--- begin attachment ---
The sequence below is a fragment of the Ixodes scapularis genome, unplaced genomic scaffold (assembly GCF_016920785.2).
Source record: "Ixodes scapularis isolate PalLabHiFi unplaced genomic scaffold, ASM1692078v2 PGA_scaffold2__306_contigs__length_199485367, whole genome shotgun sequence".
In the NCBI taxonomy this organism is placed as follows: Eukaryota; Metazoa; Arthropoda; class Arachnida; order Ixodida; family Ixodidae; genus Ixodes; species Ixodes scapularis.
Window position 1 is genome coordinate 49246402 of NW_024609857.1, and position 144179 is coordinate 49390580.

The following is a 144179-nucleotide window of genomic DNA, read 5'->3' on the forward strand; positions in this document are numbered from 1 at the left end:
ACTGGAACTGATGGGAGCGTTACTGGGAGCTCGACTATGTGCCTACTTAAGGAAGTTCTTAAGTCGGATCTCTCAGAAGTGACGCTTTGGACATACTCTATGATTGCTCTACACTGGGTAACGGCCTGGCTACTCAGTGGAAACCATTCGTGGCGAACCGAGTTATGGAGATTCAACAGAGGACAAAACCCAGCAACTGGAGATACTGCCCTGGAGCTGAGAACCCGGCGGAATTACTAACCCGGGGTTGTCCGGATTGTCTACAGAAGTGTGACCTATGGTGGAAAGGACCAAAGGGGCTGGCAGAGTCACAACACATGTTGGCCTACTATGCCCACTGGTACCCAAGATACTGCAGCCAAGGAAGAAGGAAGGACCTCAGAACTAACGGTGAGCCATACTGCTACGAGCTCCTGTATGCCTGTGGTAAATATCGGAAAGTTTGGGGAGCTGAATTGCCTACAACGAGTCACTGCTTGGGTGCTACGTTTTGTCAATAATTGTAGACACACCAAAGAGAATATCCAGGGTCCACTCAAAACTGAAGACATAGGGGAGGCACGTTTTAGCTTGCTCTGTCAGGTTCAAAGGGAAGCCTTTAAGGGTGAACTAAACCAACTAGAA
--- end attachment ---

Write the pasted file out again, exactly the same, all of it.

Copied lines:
The sequence below is a fragment of the Ixodes scapularis genome, unplaced genomic scaffold (assembly GCF_016920785.2).
Source record: "Ixodes scapularis isolate PalLabHiFi unplaced genomic scaffold, ASM1692078v2 PGA_scaffold2__306_contigs__length_199485367, whole genome shotgun sequence".
In the NCBI taxonomy this organism is placed as follows: Eukaryota; Metazoa; Arthropoda; class Arachnida; order Ixodida; family Ixodidae; genus Ixodes; species Ixodes scapularis.
Window position 1 is genome coordinate 49246402 of NW_024609857.1, and position 144179 is coordinate 49390580.

The following is a 144179-nucleotide window of genomic DNA, read 5'->3' on the forward strand; positions in this document are numbered from 1 at the left end:
ACTGGAACTGATGGGAGCGTTACTGGGAGCTCGACTATGTGCCTACTTAAGGAAGTTCTTAAGTCGGATCTCTCAGAAGTGACGCTTTGGACATACTCTATGATTGCTCTACACTGGGTAACGGCCTGGCTACTCAGTGGAAACCATTCGTGGCGAACCGAGTTATGGAGATTCAACAGAGGACAAAACCCAGCAACTGGAGATACTGCCCTGGAGCTGAGAACCCGGCGGAATTACTAACCCGGGGTTGTCCGGATTGTCTACAGAAGTGTGACCTATGGTGGAAAGGACCAAAGGGGCTGGCAGAGTCACAACACATGTTGGCCTACTATGCCCACTGGTACCCAAGATACTGCAGCCAAGGAAGAAGGAAGGACCTCAGAACTAACGGTGAGCCATACTGCTACGAGCTCCTGTATGCCTGTGGTAAATATCGGAAAGTTTGGGGAGCTGAATTGCCTACAACGAGTCACTGCTTGGGTGCTACGTTTTGTCAATAATTGTAGACACACCAAAGAGAATATCCAGGGTCCACTCAAAACTGAAGACATAGGGGAGGCACGTTTTAGCTTGCTCTGTCAGGTTCAAAGGGAAGCCTTTAAGGGTGAACTAAACCAACTAGAA